WTO Seeks Deals In Early 2022 Despite Postponing Major Meeting

By Dayeeta Das
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WTO Seeks Deals In Early 2022 Despite Postponing Major Meeting

The World Trade Organisation should be able to wrap up negotiations on fishing subsidies and a response to the COVID-19 pandemic early in 2022 even after postponing its ministerial meeting this week, its director-general has said.

Ngozi Okonjo-Iweala, addressing a briefing on the day its ministerial conference (MC12) was due to start, said the postponement had interrupted momentum 'for all of 48 hours' and the Geneva-based trade body was now back at work.

The WTO is considering rescheduling MC12 to early March after it was delayed due to coronavirus travel restrictions. Members are expected later this week to discuss what to do next.

Fishing Subsidies

Two of the most advanced negotiations concern reducing subsidies for fishing to save global fish stocks and providing a trade response to the COVID-19 pandemic, notably on how to ramp up supply of vaccines to low- and middle-income countries.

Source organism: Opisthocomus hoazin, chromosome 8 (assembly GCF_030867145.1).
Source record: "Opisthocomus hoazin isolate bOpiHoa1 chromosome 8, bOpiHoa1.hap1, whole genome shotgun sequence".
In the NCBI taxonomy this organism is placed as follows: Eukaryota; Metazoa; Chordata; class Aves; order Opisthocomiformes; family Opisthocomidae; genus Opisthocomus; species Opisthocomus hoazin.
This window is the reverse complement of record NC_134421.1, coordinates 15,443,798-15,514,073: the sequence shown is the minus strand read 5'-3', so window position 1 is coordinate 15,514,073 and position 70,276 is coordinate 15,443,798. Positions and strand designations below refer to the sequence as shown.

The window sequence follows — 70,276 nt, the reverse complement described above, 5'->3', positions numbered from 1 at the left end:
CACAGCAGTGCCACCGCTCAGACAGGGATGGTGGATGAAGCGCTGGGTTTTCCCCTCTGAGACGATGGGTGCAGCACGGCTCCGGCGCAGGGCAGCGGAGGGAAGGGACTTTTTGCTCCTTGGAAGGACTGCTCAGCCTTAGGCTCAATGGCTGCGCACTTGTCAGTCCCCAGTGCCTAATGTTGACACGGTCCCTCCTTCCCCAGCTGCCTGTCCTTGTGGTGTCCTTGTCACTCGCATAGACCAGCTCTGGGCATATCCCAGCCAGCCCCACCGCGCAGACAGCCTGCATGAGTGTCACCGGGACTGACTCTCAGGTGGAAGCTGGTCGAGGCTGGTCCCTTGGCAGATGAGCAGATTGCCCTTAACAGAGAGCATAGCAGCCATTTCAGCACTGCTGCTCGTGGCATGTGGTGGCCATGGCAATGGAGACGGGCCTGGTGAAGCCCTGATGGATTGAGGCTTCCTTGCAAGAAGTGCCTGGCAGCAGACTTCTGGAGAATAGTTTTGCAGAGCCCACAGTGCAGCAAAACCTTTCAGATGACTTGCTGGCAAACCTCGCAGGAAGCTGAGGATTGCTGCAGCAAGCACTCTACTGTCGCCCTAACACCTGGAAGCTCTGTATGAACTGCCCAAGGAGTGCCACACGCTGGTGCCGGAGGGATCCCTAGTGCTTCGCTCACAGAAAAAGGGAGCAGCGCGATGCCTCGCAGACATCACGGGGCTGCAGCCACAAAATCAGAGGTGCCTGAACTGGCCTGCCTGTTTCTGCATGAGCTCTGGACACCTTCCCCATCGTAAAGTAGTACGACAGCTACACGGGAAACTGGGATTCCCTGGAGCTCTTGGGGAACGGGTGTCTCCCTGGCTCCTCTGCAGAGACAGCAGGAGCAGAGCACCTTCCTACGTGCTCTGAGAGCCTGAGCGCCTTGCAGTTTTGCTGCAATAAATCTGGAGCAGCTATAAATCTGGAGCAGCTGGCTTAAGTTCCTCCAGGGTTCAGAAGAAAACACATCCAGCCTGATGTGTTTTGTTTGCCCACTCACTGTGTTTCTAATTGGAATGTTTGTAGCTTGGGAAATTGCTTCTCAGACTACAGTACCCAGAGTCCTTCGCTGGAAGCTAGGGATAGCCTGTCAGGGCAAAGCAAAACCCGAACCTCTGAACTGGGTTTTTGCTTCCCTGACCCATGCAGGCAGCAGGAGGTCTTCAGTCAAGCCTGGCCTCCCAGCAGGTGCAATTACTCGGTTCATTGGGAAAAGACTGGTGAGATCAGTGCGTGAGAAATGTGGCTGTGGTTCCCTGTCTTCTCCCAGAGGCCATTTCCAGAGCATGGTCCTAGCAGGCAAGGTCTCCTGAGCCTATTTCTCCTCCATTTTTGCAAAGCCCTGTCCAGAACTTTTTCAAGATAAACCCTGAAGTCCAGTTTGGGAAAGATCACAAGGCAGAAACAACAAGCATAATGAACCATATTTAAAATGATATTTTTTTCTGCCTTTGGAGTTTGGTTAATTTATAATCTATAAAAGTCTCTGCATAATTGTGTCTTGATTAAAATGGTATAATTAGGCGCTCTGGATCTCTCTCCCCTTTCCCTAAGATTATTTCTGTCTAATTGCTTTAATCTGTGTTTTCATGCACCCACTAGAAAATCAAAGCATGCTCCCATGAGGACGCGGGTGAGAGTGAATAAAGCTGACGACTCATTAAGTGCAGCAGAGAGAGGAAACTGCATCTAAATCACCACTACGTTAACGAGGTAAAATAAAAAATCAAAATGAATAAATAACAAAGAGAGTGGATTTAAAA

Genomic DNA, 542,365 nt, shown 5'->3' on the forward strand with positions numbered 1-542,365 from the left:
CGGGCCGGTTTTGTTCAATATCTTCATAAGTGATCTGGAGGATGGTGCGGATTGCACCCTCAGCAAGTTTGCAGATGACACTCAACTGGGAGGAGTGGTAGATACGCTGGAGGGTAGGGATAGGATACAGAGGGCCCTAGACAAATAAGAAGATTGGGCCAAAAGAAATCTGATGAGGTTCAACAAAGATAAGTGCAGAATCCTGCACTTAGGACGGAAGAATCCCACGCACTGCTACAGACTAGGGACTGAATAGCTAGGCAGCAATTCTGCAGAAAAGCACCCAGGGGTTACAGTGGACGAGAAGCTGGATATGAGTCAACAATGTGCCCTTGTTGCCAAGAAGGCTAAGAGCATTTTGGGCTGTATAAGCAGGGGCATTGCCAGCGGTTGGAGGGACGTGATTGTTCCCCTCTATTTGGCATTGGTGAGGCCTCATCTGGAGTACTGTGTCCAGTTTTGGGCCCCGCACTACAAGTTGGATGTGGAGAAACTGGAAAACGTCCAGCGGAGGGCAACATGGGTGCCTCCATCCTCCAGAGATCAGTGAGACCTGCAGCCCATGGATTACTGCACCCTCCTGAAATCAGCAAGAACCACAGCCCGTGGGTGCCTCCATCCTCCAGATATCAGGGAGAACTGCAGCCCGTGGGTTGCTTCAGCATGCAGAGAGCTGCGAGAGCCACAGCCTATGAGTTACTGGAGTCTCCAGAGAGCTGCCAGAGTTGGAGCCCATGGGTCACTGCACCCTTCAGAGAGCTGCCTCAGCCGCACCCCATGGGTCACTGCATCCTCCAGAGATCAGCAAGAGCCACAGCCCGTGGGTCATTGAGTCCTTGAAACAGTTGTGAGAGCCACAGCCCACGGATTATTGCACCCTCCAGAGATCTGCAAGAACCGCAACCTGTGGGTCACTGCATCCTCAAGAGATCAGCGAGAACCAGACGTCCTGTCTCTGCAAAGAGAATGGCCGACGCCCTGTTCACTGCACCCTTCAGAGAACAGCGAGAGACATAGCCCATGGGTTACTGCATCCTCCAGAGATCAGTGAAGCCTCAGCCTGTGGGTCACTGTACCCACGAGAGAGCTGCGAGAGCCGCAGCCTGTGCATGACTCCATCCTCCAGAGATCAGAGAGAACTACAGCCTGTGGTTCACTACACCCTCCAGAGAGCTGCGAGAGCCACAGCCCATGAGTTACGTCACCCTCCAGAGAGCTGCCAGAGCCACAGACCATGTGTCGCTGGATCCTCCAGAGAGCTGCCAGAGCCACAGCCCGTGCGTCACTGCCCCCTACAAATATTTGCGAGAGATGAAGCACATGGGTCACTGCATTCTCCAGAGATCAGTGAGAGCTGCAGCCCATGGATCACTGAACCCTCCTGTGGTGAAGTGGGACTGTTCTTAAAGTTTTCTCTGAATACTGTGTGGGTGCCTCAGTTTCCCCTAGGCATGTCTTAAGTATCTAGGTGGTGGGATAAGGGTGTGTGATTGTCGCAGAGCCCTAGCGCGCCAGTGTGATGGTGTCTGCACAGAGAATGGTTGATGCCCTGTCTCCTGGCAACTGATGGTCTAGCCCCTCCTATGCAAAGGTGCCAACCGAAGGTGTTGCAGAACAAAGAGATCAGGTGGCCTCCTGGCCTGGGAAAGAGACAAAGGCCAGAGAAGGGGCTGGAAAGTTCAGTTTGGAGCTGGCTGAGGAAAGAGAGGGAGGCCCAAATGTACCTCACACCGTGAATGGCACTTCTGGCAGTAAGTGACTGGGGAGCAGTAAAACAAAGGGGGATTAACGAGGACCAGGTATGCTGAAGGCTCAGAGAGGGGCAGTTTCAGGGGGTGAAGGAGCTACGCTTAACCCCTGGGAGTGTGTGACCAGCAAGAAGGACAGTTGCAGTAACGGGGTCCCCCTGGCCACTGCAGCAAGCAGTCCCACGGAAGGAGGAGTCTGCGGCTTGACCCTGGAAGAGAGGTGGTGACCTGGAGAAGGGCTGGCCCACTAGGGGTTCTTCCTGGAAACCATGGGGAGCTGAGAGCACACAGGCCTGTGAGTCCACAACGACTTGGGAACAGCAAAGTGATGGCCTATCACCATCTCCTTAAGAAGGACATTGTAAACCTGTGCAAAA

India and South Africa have proposed waiving intellectual property rights for COVID-19 vaccines and treatments, but face opposition from developed members such as the European Union, Britain and Switzerland. They say it would be better to use flexibilities in existing WTO rules, which allow countries to award licences to local producers.


"Hopefully we work now, we come back after the holidays, we continue and I hope that early next year we can wrap up at least response to the pandemic and fisheries," Okonjo-Iweala said.

Read More: EU Fishing Subsidies Encourage Overfishing, Affect Climate

The WTO had to change its way of operating and ambassadors had to be given more power to take decisions, its director-general said. It could also potentially use virtual meetings of ministers to bless texts when completed.

"We don't know the trajectory of this pandemic, so we have to re-look at the way we work ... not really gearing everything to 'Let's wait for a ministerial' and then we'll suddenly start working hard and produce a result," Okonjo-Iweala said.

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